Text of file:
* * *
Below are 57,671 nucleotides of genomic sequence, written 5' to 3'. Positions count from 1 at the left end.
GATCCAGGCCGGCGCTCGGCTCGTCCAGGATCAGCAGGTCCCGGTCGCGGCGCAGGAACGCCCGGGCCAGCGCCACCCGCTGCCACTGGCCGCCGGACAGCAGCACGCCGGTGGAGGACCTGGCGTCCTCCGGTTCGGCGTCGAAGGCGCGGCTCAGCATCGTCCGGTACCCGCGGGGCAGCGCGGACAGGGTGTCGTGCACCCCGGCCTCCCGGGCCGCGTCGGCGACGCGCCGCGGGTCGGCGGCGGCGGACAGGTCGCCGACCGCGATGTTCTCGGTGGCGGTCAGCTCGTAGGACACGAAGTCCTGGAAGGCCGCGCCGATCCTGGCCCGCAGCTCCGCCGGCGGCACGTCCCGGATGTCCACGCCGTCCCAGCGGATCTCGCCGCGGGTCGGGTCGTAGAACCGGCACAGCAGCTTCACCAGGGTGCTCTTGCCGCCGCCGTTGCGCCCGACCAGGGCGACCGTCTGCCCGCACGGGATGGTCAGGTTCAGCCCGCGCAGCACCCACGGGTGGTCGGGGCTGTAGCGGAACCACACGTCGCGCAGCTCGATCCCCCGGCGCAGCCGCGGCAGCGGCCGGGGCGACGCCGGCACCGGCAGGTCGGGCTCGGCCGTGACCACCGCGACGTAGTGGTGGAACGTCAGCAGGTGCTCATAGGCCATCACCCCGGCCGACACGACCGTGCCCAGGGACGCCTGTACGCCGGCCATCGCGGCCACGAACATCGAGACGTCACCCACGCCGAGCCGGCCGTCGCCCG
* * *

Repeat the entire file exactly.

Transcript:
Below are 57,671 nucleotides of genomic sequence, written 5' to 3'. Positions count from 1 at the left end.
GATCCAGGCCGGCGCTCGGCTCGTCCAGGATCAGCAGGTCCCGGTCGCGGCGCAGGAACGCCCGGGCCAGCGCCACCCGCTGCCACTGGCCGCCGGACAGCAGCACGCCGGTGGAGGACCTGGCGTCCTCCGGTTCGGCGTCGAAGGCGCGGCTCAGCATCGTCCGGTACCCGCGGGGCAGCGCGGACAGGGTGTCGTGCACCCCGGCCTCCCGGGCCGCGTCGGCGACGCGCCGCGGGTCGGCGGCGGCGGACAGGTCGCCGACCGCGATGTTCTCGGTGGCGGTCAGCTCGTAGGACACGAAGTCCTGGAAGGCCGCGCCGATCCTGGCCCGCAGCTCCGCCGGCGGCACGTCCCGGATGTCCACGCCGTCCCAGCGGATCTCGCCGCGGGTCGGGTCGTAGAACCGGCACAGCAGCTTCACCAGGGTGCTCTTGCCGCCGCCGTTGCGCCCGACCAGGGCGACCGTCTGCCCGCACGGGATGGTCAGGTTCAGCCCGCGCAGCACCCACGGGTGGTCGGGGCTGTAGCGGAACCACACGTCGCGCAGCTCGATCCCCCGGCGCAGCCGCGGCAGCGGCCGGGGCGACGCCGGCACCGGCAGGTCGGGCTCGGCCGTGACCACCGCGACGTAGTGGTGGAACGTCAGCAGGTGCTCATAGGCCATCACCCCGGCCGACACGACCGTGCCCAGGGACGCCTGTACGCCGGCCATCGCGGCCACGAACATCGAGACGTCACCCACGCCGAGCCGGCCGTCGCCCG